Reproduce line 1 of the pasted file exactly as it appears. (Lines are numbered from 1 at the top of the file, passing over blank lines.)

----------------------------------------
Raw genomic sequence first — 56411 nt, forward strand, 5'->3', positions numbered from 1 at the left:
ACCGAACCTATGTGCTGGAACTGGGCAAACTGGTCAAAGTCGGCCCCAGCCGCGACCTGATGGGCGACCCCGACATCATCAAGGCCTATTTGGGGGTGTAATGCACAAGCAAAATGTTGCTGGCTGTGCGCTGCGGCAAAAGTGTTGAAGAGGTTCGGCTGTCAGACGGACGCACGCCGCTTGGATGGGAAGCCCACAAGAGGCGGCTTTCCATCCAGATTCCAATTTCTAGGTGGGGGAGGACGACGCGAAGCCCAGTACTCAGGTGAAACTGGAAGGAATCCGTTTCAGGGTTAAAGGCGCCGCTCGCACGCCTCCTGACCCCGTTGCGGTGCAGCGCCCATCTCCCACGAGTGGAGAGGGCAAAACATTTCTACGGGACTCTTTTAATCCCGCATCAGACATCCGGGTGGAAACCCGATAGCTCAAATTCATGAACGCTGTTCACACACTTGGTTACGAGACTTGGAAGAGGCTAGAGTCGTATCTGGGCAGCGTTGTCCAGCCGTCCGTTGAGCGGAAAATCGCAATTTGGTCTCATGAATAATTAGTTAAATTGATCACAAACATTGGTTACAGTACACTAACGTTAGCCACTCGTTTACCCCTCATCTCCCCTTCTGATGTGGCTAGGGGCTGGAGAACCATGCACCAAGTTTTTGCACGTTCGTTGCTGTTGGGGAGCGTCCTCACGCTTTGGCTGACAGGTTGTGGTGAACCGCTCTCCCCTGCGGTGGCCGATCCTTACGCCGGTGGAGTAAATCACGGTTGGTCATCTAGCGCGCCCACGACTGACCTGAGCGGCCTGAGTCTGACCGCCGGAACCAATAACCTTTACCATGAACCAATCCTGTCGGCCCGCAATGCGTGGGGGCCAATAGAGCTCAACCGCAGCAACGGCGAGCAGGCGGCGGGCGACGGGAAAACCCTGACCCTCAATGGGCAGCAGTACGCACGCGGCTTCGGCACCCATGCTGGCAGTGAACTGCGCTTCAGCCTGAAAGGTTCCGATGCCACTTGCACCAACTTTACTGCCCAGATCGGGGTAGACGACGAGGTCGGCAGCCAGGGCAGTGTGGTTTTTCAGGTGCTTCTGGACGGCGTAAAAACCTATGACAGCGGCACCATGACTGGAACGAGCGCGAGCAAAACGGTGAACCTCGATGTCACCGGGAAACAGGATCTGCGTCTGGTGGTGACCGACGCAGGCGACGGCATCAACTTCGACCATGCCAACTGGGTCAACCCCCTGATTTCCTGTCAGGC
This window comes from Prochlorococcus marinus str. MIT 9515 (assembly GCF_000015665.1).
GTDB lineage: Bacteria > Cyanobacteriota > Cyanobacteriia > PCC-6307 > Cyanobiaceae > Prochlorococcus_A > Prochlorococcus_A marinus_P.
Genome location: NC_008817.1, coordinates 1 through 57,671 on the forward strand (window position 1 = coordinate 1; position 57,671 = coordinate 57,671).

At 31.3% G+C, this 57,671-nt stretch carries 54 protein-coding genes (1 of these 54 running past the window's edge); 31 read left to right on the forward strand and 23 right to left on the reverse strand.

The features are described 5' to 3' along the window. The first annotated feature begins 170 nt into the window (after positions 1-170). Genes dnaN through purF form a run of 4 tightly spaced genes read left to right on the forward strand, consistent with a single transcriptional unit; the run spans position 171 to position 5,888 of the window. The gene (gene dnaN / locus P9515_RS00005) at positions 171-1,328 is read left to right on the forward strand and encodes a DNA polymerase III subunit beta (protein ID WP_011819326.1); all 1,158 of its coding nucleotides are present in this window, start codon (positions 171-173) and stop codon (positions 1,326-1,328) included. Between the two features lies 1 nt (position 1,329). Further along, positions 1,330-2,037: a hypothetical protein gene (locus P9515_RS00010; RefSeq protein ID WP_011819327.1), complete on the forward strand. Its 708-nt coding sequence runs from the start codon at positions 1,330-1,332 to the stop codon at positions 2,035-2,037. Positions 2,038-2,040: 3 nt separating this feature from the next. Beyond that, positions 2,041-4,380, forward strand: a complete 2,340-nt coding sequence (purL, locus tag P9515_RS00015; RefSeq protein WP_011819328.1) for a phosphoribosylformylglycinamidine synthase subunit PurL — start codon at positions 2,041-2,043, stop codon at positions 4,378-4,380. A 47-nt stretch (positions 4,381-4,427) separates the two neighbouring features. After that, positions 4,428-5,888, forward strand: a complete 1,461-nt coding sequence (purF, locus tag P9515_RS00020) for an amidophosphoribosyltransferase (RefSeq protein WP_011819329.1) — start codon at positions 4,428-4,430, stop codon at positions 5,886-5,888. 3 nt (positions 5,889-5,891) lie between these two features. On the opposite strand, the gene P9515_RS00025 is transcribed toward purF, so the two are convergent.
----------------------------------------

Raw genomic sequence first — 56411 nt, forward strand, 5'->3', positions numbered from 1 at the left: